It seems like every April I begin my organization of my comics. Maybe it is my version of spring cleaning or because my parents host Easter, but it always makes me look around my room and it’s incredible amount of comic books. I love comics. I started reading them when I was 15 and have fallen in love with the medium. There is something about the way the images flow with the words that has captured my attention. Now, it just seems like a bit much though.
One thing I am hoping to get better at this year is writing about comics. I think I have a pretty good vision of what a good comic is and where stories sometimes falter. The hardest part of criticism is to not come across whiny or like a troublemaker but to actually appreciate the art and show where it could improve. Maybe sometimes that is impossible, but I’m hoping to do that.
Other times, it seems like there is nothing to write and that the minute I finish reading it, it just disappears from my head. The All-New Invaders by James Robinson and Steve Pugh is one of those books. I just finished the second issue and read the first one just a couple of days ago. I have a general memory of the story and I remember a very clean looking book, but nothing stood out. I don’t fault the creators because I think they both did admirable jobs on the story, but I wonder if I’m just burnt out by the piles and piles of superhero fare that I have read in the past 17 years. How many times can I read a story about a former team coming back together because of a forgotten mystery? Maybe it’s a sign that I’m moving past superhero comics right now.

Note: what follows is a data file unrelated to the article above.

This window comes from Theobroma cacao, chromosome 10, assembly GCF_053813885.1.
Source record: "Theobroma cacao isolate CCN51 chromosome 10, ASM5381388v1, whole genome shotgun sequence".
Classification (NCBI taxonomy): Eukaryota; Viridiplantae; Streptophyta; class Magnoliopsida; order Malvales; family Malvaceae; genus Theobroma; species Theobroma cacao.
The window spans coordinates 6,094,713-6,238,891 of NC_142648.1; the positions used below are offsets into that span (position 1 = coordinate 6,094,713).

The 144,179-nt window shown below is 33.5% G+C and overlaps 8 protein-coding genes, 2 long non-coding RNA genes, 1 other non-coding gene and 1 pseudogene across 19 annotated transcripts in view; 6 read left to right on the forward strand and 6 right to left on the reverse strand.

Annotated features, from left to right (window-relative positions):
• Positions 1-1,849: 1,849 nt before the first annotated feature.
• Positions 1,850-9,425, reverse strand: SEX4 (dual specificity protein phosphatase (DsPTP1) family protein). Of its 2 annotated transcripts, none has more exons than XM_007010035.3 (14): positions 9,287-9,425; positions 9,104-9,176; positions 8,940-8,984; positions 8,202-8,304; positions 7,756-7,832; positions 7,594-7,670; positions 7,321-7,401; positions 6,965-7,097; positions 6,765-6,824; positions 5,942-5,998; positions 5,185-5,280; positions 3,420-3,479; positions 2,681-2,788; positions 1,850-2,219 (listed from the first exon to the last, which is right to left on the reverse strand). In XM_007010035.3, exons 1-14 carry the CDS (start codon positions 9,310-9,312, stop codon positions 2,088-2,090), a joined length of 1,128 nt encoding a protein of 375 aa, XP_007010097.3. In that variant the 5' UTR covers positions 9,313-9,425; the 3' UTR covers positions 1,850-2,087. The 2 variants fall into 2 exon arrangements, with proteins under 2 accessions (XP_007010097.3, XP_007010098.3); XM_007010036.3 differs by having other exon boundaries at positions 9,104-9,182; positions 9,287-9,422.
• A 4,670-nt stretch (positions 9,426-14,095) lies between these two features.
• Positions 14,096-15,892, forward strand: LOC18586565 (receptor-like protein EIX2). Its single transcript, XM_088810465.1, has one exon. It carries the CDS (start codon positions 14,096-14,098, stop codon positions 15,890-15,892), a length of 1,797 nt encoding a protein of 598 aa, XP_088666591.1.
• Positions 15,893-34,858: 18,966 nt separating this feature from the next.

Sometimes, I just want action. I don’t like action movies, but a fight in a comic always entertains me. I try to read into the choreography of the scene and see how the artist is using the space and what is being portrayed on the page. The best page in All-New Invaders #2 is right in the middle of the book when the big Kree woman is fighting Cap, Bucky, and the Original Human Torch.
Spring Cleaning Break – All-New Invaders #2 Mini-Review
You have a set of framing panels between Tanalth and Jim Hammond that looks like a Super Nintendo fighting game opening screen. You have Tanalth holding the hammer towards the reading with a spare Bucky-shot hitting her thigh. On the other side, you have Hammond just standing. She is ready for a fight and he has trepidation. The way her panel bleeds onto his page shows this dilemma. And right in the middle is all of the action that takes place while Hammond decides to “Burn”, which is what happens on the next page. It’s all set-up for their fight as Cap and Bucky are just brutalized. It’s a really well-crafted page in the middle of the book. It is probably the best colored portion of the book as well. The earlier and darker parts were a bit muddied and then the sky just takes over in the last half. As with anything there can be a few qualms, like what is happening to Bucky’s face in the bottom panel of the middle of the pages. But overall, this is why I read superhero comics.
So, even when I get a bit down and think there isn’t much left and that maybe this spring cleaning will involved an end to some comic purchases, I grab a book and I remember the love. Spring cleaning isn’t all that happens in the spring: it’s a time of rebirth of why you like things and people fall in love with others and ideas and life.